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  7. Maximilian Hörner, Nadine Reischmann & Wilfried Weber (2013). Synthetic Biology: Programming Cells for Biomedical Applications. Perspectives in Biology and Medicine 55 (4):490-502.score: 30.0
    The aim of synthetic biology is to rationally design devices, systems, and organisms with desired innovative and useful functions (Slusarczyk, Lin, and Weiss 2012). To achieve this aim, synthetic biology uses a concept similar to engineering sciences: well-characterized and standardized modular biological building blocks are reassembled in a systematic and rational manner to generate complex devices and systems with a predicted function. In the past, molecular biological research in combination with intense work in new research areas like systems biology and (...)
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  8. David A. Horner (1998). What It Takes to Be Great. Faith and Philosophy 15 (4):415-444.score: 30.0
    The revival of virtue ethics is largely inspired by Aristotle, but few---especially Christians---follow him in seeing virtue supremely exemplified in the “magnanimous” man. However, Aristotle raises a matter of importance: the character traits and type of psychological stance exemplified in those who aspire to acts of extraordinary excellence. I explore the accounts of magnanimity found in both Aristotle and Aquinas, defending the intelligibility and acceptability of some central elements of a broadly Aristotelian conception of magnanimity. Aquinas, I argue, provides insight (...)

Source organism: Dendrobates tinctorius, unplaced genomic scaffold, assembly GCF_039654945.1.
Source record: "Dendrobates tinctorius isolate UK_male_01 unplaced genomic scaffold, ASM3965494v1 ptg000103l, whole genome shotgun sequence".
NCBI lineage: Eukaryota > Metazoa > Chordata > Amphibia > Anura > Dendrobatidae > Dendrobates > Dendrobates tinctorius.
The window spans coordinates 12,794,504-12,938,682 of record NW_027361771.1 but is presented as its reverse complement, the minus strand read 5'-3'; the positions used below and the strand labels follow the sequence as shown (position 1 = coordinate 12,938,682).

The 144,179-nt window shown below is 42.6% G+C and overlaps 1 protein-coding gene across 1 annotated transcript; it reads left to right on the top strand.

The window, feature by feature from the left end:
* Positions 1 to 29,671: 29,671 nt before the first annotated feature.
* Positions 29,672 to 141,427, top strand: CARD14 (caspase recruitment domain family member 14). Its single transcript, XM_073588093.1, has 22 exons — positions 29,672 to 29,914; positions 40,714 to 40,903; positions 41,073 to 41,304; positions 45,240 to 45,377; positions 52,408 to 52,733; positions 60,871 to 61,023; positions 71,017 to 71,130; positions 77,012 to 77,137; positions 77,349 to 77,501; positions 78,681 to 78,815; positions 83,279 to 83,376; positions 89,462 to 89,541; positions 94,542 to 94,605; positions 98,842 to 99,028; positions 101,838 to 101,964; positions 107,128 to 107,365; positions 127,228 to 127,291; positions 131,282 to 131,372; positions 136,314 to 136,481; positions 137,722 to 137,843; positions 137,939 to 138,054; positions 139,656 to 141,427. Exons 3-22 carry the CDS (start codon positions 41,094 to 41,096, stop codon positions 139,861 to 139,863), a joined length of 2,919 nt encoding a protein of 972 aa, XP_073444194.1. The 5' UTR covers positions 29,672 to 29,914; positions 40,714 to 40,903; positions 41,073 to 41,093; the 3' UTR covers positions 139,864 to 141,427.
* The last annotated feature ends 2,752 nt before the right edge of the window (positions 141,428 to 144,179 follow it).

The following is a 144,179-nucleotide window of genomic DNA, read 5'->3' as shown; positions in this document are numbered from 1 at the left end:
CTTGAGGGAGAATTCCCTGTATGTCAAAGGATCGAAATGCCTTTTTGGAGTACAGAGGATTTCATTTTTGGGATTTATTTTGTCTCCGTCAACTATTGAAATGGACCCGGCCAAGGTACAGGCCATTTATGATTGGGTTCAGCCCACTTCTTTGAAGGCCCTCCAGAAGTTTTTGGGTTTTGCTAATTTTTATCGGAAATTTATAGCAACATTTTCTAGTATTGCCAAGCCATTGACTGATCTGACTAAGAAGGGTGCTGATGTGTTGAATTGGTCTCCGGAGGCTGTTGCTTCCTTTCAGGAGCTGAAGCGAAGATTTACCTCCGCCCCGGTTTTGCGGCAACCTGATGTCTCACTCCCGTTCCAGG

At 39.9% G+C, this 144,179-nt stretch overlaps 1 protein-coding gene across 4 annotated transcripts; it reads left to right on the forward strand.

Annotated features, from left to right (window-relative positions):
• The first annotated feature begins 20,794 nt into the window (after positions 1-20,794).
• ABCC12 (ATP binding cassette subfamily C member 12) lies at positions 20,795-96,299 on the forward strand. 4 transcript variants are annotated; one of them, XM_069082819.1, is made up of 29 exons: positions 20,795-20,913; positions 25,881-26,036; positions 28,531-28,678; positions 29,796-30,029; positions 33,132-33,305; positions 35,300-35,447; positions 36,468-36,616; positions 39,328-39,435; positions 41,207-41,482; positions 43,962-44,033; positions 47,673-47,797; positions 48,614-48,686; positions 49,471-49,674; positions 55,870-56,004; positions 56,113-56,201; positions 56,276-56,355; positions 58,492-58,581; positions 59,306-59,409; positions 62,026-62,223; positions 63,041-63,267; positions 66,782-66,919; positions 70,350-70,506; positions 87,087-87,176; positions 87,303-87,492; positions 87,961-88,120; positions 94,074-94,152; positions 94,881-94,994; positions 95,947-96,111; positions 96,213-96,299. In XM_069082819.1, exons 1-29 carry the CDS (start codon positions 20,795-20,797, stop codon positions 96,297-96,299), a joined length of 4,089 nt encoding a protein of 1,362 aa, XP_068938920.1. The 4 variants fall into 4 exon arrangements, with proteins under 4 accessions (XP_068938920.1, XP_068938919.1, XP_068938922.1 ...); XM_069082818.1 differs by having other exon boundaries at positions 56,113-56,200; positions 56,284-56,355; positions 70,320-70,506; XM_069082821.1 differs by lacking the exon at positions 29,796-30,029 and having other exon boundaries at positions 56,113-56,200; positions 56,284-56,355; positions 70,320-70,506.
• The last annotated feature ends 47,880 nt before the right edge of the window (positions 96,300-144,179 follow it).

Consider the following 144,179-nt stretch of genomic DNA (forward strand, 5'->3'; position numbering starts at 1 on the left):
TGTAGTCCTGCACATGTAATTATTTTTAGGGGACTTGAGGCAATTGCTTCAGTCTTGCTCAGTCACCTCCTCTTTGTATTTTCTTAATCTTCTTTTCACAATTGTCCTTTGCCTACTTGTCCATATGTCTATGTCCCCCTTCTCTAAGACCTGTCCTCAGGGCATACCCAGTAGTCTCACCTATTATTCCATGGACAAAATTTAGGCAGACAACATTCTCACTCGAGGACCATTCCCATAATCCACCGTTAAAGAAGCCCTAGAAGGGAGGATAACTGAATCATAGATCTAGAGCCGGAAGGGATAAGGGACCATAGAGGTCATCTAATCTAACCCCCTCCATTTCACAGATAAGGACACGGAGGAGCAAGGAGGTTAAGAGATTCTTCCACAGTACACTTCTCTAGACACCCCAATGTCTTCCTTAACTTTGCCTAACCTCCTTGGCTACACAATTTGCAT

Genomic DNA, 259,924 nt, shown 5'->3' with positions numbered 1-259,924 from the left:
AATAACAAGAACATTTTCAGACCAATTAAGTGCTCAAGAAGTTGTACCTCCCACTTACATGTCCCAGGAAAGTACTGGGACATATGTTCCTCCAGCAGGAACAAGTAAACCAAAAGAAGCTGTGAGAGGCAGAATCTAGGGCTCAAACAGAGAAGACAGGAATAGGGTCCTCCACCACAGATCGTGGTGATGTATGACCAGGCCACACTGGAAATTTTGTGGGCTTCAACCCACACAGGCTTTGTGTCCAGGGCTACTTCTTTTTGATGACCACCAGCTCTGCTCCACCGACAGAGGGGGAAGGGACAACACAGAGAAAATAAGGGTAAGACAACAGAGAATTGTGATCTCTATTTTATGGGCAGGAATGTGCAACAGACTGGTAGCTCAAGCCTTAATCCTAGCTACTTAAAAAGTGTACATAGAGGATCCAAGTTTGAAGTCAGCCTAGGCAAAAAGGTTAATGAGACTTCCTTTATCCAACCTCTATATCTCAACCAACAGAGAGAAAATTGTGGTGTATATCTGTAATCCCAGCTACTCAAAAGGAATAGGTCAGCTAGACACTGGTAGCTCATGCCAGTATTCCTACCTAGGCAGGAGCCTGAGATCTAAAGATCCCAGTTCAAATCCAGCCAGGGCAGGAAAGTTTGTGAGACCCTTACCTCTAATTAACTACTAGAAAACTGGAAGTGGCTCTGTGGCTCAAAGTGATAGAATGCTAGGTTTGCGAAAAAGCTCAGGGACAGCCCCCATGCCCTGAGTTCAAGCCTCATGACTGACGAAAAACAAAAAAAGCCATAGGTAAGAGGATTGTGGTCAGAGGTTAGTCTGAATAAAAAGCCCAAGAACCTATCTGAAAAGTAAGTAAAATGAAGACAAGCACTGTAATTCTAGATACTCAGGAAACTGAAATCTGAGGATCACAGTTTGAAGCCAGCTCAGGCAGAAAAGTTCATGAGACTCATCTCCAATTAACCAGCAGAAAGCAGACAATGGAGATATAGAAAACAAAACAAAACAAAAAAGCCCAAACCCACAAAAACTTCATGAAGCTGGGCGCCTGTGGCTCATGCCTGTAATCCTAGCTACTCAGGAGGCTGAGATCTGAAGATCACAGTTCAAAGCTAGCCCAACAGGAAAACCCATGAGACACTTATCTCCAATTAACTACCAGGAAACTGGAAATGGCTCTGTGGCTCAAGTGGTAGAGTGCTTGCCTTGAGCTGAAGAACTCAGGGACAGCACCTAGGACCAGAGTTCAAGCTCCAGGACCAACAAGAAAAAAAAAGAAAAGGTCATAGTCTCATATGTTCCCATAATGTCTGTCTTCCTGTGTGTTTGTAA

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  9. Robyn Horner (2000). Emmanuel Levinas on God and Philosophy. Philosophy in the Contemporary World 7 (1):41-46.score: 30.0
    This paper concerns the possibility of “thinking” God, and uses the work of Emmanuel Levinas to frame a contemporary approach to some of the problems involved. The difficult relationship between philosophy and Christian theology is noted, before Levinas’s thought is examined as it relates to that which both marks consciousness and exceeds it. Levinas’s adoption of the “idea of the Infinite” and hisexploration of two ways in which the Infinite might signify (have meaning) open up a useful trajectory for a (...)
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  10. D. S. Horner (2007). Digital Futures: Promising Ethics and the Ethics of Promising. Acm Sigcas Computers and Society 37 (2):64-77.score: 30.0
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  11. Timothy Horner (2012). Fritz Allhoff, Terrorism, Ticking Time-Bombs, and Torture: A Philosophical Analysis. Journal for Peace and Justice Studies 22 (2):106-108.score: 30.0
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  12. David A. Horner (2005). Intellectual Virtue. International Philosophical Quarterly 45 (2):260-262.score: 30.0
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  13. D. S. Horner (2005). Anticipating Ethical Challenges: Is There a Coming Era of Nanotechnology? [REVIEW] Ethics and Information Technology 7 (3):127-138.score: 30.0